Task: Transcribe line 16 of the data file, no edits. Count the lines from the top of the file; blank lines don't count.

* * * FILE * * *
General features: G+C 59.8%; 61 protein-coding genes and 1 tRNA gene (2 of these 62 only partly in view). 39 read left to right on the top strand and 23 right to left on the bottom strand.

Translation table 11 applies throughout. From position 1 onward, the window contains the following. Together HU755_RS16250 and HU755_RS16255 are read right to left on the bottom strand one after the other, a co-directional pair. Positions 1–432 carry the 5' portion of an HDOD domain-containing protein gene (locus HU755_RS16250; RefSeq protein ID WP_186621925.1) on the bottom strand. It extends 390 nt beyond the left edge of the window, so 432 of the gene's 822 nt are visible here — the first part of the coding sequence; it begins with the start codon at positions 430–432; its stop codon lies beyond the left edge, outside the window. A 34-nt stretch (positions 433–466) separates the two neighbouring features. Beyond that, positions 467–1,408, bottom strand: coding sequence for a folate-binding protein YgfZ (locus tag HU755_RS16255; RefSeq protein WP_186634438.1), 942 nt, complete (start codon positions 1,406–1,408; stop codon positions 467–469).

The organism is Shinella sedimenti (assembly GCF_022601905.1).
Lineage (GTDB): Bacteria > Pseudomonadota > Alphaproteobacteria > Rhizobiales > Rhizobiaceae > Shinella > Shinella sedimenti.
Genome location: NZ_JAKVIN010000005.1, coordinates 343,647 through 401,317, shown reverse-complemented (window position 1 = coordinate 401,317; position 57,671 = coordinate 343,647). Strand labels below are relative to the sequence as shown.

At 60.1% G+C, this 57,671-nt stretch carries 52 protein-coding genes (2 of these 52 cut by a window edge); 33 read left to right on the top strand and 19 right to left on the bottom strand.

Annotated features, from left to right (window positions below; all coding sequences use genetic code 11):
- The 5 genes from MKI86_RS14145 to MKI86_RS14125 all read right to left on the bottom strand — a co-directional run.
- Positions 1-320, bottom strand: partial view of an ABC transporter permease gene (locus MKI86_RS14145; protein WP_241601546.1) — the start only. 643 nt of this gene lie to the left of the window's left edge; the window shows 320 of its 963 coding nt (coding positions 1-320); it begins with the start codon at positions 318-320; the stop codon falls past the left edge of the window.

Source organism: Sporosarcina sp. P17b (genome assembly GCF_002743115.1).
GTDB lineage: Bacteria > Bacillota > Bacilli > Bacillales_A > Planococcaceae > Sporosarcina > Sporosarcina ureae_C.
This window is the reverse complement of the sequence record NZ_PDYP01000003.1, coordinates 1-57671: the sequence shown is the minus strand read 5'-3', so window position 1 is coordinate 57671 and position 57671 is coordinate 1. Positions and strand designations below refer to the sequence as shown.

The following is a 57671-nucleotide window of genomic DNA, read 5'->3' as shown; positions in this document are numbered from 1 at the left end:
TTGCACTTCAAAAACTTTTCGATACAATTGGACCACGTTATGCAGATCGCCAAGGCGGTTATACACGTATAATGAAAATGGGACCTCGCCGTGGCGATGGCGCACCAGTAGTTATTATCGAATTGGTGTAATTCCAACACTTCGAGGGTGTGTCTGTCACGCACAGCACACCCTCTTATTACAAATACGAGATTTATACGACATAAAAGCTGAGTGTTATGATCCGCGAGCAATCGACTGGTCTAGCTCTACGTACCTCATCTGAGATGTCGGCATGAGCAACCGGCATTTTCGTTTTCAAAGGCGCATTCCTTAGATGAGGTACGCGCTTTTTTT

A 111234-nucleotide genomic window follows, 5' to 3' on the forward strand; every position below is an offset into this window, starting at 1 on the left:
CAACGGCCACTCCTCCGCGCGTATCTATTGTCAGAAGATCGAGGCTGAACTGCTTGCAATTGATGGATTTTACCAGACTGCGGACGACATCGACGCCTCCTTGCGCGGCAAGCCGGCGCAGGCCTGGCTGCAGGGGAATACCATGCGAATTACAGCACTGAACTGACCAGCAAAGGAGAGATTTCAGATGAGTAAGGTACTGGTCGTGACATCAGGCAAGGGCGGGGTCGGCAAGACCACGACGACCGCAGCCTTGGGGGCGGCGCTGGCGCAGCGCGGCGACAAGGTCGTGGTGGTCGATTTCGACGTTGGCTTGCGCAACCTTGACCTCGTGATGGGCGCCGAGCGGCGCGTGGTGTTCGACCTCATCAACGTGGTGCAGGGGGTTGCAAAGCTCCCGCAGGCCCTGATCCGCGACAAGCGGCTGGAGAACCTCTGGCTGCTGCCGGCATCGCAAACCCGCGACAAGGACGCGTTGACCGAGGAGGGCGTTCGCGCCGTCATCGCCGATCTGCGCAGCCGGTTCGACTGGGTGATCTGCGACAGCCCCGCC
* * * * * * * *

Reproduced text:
CAACGGCCACTCCTCCGCGCGTATCTATTGTCAGAAGATCGAGGCTGAACTGCTTGCAATTGATGGATTTTACCAGACTGCGGACGACATCGACGCCTCCTTGCGCGGCAAGCCGGCGCAGGCCTGGCTGCAGGGGAATACCATGCGAATTACAGCACTGAACTGACCAGCAAAGGAGAGATTTCAGATGAGTAAGGTACTGGTCGTGACATCAGGCAAGGGCGGGGTCGGCAAGACCACGACGACCGCAGCCTTGGGGGCGGCGCTGGCGCAGCGCGGCGACAAGGTCGTGGTGGTCGATTTCGACGTTGGCTTGCGCAACCTTGACCTCGTGATGGGCGCCGAGCGGCGCGTGGTGTTCGACCTCATCAACGTGGTGCAGGGGGTTGCAAAGCTCCCGCAGGCCCTGATCCGCGACAAGCGGCTGGAGAACCTCTGGCTGCTGCCGGCATCGCAAACCCGCGACAAGGACGCGTTGACCGAGGAGGGCGTTCGCGCCGTCATCGCCGATCTGCGCAGCCGGTTCGACTGGGTGATCTGCGACAGCCCCGCC